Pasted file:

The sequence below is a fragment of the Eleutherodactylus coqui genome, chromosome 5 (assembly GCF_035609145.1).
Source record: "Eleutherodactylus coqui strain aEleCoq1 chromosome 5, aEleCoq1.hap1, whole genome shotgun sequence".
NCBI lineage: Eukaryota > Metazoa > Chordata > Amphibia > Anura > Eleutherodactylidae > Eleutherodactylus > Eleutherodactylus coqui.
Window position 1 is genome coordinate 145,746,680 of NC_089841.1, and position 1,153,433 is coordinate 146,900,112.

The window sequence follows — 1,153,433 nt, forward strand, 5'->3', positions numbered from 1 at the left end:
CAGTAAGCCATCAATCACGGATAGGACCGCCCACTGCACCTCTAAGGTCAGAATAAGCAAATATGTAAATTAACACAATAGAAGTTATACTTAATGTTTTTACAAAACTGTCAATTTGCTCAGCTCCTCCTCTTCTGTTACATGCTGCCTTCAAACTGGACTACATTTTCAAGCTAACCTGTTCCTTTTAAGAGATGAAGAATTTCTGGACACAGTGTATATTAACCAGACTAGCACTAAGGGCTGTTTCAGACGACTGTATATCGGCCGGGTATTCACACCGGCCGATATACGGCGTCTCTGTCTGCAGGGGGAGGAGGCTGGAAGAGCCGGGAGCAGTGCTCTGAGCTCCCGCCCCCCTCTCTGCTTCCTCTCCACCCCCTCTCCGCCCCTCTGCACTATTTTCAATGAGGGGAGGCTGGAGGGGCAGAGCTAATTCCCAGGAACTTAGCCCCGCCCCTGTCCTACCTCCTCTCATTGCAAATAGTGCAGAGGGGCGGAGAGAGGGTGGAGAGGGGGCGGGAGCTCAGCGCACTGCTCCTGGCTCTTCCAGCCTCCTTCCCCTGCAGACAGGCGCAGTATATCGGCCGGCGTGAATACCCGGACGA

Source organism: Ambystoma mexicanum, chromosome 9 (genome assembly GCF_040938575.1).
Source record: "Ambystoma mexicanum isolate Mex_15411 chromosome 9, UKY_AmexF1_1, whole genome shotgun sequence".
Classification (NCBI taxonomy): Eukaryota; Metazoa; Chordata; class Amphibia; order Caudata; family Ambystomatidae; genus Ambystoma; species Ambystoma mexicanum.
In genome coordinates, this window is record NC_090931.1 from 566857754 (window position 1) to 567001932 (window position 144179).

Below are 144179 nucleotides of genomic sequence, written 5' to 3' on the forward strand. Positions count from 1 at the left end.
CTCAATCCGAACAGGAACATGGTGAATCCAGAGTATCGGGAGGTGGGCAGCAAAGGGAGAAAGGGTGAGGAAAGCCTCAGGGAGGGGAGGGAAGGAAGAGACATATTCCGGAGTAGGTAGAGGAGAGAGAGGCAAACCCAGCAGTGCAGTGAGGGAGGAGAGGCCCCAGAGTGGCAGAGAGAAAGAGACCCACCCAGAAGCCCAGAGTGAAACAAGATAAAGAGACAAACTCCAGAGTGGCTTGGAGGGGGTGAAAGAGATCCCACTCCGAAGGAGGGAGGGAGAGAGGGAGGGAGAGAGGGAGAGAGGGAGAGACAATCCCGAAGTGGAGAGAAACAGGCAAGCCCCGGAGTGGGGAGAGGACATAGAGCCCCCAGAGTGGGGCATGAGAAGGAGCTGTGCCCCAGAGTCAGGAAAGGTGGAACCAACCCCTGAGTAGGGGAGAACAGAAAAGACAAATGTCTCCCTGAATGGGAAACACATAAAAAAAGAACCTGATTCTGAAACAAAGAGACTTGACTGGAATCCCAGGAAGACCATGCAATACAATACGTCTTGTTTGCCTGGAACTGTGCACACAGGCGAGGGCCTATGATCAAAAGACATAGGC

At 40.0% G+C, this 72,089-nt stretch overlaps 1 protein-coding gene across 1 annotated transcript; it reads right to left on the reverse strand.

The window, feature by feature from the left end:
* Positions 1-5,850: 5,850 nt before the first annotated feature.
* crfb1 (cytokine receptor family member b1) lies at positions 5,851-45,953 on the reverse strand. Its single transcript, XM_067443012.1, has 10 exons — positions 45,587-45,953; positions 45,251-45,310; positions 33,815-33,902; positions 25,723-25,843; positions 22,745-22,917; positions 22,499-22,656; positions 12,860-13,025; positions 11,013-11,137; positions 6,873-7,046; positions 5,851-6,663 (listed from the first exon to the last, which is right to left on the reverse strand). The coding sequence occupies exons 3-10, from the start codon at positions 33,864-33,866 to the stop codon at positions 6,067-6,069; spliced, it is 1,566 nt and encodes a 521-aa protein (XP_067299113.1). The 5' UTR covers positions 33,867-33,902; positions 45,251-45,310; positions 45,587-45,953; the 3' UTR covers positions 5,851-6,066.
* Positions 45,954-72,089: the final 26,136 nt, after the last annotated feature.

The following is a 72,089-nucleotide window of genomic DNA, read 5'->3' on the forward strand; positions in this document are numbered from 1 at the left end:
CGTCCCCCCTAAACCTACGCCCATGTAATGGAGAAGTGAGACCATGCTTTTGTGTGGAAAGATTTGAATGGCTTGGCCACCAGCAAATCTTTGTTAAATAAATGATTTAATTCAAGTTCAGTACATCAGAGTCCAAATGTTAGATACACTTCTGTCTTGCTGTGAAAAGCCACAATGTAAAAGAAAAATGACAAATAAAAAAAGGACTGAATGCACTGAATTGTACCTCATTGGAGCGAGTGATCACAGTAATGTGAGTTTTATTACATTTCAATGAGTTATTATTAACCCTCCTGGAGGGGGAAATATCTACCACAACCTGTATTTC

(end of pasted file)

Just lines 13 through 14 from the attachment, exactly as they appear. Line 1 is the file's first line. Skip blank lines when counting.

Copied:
At 40.0% G+C, this 72,089-nt stretch overlaps 1 protein-coding gene across 1 annotated transcript; it reads right to left on the reverse strand.

The window, feature by feature from the left end: